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I would be grateful if someone help me to explain whether the following sentence are correct.

1. Testing for the system is still outstanding.(Sentence)= Testing for the system outstanding. (Phrase)

2. Labeling for the equipment is missing. = Labeling for the equipment missing.

How to present in correct phrase patten if wrong?
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Hi,

I would say this.

1. Testing for the system is still outstanding.(Sentence) - Testing for the system (Phrase)

2. Labeling for the equipment is missing. (Sentence) - Labeling for the equipment (Phrase)

I don't know what you mean by 'present in correct phrase pattern'.

Best wishes, Clive
Sorry for interrupting, but I think Ben meanas shortened sentences like:

«Seven minutes left» — «Seven minutes are left»
«Function declaration missing» — «Function declaration is missing»
«File not found» — «A File was'n/haven't been found»
and so on. And they're are still sentences not phrases (for they have a subject and a verb).

Though in your examples, Ben, I thinks this way of shortening won't work "for the reasons of style"...

For it to work the sentence must be somewhat urgent:

> word.exe v_letter.txt
> ERROR: File not found

And I'd like to consult Clive about the "for" in «Testing for the system»

What does it mean? Is it "testing of the system"?

I understand "testing for alcohole" which actually is "testing for the presence of alcohole", but I can't connect it with the discussed example.

Thanks in advance.
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Ben9108 I would be grateful if someone help me to explain whether the following sentence are correct.

1. Testing for the system is still outstanding.(Sentence)= Testing for the system outstanding. (Phrase)

2. Labeling for the equipment is missing. = Labeling for the equipment missing.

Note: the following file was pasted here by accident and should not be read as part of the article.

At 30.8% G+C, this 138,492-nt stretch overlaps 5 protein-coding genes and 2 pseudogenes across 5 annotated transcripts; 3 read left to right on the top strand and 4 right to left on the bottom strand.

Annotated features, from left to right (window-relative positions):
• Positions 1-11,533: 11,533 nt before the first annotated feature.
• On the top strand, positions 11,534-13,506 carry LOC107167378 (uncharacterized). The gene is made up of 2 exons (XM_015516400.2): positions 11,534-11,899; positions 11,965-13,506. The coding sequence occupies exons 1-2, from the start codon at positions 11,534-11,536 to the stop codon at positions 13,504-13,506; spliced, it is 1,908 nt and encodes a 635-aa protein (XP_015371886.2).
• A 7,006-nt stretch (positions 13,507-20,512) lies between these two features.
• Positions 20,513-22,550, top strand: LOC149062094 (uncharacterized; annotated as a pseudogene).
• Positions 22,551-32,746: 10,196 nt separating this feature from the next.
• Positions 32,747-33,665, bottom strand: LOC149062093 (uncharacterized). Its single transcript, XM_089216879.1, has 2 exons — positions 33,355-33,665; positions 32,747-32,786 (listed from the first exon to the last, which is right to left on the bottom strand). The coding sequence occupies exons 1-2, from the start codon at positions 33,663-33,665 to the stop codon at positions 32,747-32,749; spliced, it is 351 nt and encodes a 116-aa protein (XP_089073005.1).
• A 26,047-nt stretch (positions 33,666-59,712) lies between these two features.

How to present in correct phrase patten if wrong?

Hi Ben,

1. Testing for the system is still outstanding.(Sentence)= Testing for the system outstanding. (Phrase)

This is not a valid equation, nor a correct phrase. If I understand you correctly, I think you meant to say: pending, or incomplete, which is a completely different usage as in “the test result is outstanding” which means beyond expectation.

2. Labeling for the equipment is missing. = Labeling for the equipment missing. I am puzzled! Except for the missing “is”, both are the same. My guess is, you wanted to say “The equipment is missing the labeling , didn’t you?
I meant how to convert the complete sentence to phrase. Would you help me?
Which part of the sentence did you want to make into the phrase? You can have a noun phrase, a verb phrase... what is the point of the exercise?
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No-one seems to have a clear idea of what you are trying to do.

Let's take a much simple example.

Tom is running. Is 'Tom running' the phrase that you want?



And I'd like to consult Clive about the "for" in «Testing for the system is still outstanding

What does it mean? Is it "testing of the system"? Yes. The 'for' suggests that there is some 'obligation' to test the system, that the system needs to be tested.



With regard to the word 'outstanding', if something is 'outstanding', it can mean that it has not yet been dealt with, is not yet completed.

eg 'Tom's bill is outstanding' means that Tom has not yet paid it.

Best wishes, Clive
Q 1. a cup of tea

Q2. a piece of cake
Hi,

Do you have a question about these two phrases?

Best wishes, Clive
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